Intentional Nonsense and How to Use it Sensibly

Ever find yourself talking to a child (or an adult) about a problem and no matter how many different angles you look at it from they keep coming up with the same answer?  No matter what you say, what solution you present, it’s not going to work. Sometimes our kids are just stuck, and we can get looped in and stuck with them. Finally you throw up your arms in defeat and walk away.  Or maybe you direct your frustration to your child - “Why are you being so difficult?!”

These are the moments when all of the adult reason and sense in the world isn’t going to get them unstuck.  It’s like putting the wrong key into a lock, you can jam it to the side as hard as you want, you may even break the key off, but the lock isn’t going to open.  What do we do when sense and reason just aren’t working?

When being sensible fails, try intentional nonsense.

Intentional nonsense is a category of questions or lines of thought that are nonsense on purpose.  The point isn’t to solve the problem, it’s to shift us out of our ‘fix it,’ logical brain, into our creative brain.  It helps us switch out of the circuit we were running around to no avail, and try something new. Ironically, this often leads us to a solution.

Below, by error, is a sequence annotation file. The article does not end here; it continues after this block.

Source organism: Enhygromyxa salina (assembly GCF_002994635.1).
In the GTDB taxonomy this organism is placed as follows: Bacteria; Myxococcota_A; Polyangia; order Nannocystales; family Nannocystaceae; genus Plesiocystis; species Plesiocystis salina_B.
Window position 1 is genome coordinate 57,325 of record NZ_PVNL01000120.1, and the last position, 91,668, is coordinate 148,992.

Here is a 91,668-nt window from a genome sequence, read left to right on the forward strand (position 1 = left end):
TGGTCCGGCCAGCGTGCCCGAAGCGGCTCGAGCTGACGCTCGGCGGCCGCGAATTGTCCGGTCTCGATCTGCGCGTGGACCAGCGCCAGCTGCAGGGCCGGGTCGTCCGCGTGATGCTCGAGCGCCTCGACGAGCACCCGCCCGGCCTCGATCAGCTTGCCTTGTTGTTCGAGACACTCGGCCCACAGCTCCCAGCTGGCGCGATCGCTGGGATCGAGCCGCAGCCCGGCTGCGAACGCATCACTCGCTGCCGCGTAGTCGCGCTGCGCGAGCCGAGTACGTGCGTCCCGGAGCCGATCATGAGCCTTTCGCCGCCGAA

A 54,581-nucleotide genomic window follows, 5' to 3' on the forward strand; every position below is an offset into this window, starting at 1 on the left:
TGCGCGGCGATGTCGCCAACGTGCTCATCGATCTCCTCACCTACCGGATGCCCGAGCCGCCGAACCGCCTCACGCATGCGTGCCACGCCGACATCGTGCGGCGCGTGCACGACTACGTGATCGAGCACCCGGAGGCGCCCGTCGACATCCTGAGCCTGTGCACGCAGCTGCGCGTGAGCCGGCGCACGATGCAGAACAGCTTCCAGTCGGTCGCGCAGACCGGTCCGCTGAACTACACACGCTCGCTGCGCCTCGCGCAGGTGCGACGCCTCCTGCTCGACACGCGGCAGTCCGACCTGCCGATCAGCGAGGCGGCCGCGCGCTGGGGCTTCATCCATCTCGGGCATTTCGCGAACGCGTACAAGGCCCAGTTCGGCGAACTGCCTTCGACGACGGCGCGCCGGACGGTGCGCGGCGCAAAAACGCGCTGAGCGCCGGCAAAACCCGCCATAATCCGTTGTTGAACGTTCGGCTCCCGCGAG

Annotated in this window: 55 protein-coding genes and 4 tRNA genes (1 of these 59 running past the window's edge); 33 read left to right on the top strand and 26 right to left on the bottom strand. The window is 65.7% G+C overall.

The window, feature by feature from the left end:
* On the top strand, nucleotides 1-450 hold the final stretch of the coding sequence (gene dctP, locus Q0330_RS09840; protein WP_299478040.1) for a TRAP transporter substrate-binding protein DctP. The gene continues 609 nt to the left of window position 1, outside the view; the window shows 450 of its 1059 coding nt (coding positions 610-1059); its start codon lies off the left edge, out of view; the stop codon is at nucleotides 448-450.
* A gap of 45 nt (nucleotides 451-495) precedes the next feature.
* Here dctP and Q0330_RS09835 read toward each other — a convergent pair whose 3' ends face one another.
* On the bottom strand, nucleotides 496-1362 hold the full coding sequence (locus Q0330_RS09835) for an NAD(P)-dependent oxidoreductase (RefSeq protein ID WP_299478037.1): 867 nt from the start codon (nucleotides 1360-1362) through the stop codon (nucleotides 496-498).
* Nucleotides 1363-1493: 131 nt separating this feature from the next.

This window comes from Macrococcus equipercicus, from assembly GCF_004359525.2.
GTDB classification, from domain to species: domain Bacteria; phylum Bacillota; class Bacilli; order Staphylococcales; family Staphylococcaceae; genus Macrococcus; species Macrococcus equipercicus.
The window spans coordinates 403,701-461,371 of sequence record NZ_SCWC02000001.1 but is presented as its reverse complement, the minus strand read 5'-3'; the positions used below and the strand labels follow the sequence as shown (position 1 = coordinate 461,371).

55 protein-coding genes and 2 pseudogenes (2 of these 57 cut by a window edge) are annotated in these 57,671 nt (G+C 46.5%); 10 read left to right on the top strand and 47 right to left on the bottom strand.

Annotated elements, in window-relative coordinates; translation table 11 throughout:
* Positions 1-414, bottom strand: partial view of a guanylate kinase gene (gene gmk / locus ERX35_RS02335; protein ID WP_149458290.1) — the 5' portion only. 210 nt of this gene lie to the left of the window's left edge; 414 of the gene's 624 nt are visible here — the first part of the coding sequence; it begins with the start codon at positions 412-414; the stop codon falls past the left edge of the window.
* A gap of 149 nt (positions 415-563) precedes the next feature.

To see what this looks like in action, here’s an example:

A child is throwing a fit about not wanting to put on his jacket, even though it is winter.  His parent has already tried, “It’s cold out, you’ll get sick.” (logic). “Look, I’m wearing a jacket and so is your sister.” (social confirmation).  And, “We’re going to be late to meet your friends at the park because we aren’t leaving until you put your coat on. (Consequences). The child is still stuck, crossing his arms and refusing to put on the coat.  

Here’s an example of intentional nonsense:

“If you’re not going to put on your coat, will you put on your lion fur?”  Let’s both put on our lion fur. (Parent starts pretending and roaring like a lion).  

The hope is that the child joins in on the roaring and the deadlock about the coat is released.  Then, once the connection is reestablished the child may be okay with putting on their coat. It’s not a sure bet, but it’s something to try. If you’re already stuck there is really nothing to lose, and who doesn’t enjoy a good roar?  

Here’s another scenario with an older child:

Your 12 year old child comes home very frustrated about a social conflict at school where he is feeling left out.  After going through several strategies about how to resolve the conflict you are both stuck.

Intentional nonsense:

“What would __insert favorite superhero, tv show character etc._ do?”

“What advice would __insert family pet__ give you?”

One of the joys of this strategy is that it releases the expectation of trying to solve the problem.  Often when I ask kids questions like this there is laughter, or a deep sigh as they let go of the feelings they were just in.  It doesn’t matter what Batman would do of course, that’s nonsense! What matters is letting go of the thought “there’s only one way, and it’s not going to work.”  After we let that go, the world of possibility opens up again.

Ben Howort